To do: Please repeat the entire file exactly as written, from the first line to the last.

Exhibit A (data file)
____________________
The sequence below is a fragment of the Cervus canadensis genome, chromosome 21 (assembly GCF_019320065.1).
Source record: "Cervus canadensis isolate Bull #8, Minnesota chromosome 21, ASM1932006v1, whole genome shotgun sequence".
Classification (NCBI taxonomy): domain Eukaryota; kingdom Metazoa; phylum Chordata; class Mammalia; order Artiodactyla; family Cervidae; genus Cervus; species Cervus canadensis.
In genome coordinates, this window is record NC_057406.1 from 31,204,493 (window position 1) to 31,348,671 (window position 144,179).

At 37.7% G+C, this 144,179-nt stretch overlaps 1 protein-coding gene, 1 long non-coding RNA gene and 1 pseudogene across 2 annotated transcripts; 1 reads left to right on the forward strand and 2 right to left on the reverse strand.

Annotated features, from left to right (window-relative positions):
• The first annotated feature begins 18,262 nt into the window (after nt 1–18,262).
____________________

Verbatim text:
The sequence below is a fragment of the Cervus canadensis genome, chromosome 21 (assembly GCF_019320065.1).
Source record: "Cervus canadensis isolate Bull #8, Minnesota chromosome 21, ASM1932006v1, whole genome shotgun sequence".
Classification (NCBI taxonomy): domain Eukaryota; kingdom Metazoa; phylum Chordata; class Mammalia; order Artiodactyla; family Cervidae; genus Cervus; species Cervus canadensis.
In genome coordinates, this window is record NC_057406.1 from 31,204,493 (window position 1) to 31,348,671 (window position 144,179).

At 37.7% G+C, this 144,179-nt stretch overlaps 1 protein-coding gene, 1 long non-coding RNA gene and 1 pseudogene across 2 annotated transcripts; 1 reads left to right on the forward strand and 2 right to left on the reverse strand.

Annotated features, from left to right (window-relative positions):
• The first annotated feature begins 18,262 nt into the window (after nt 1–18,262).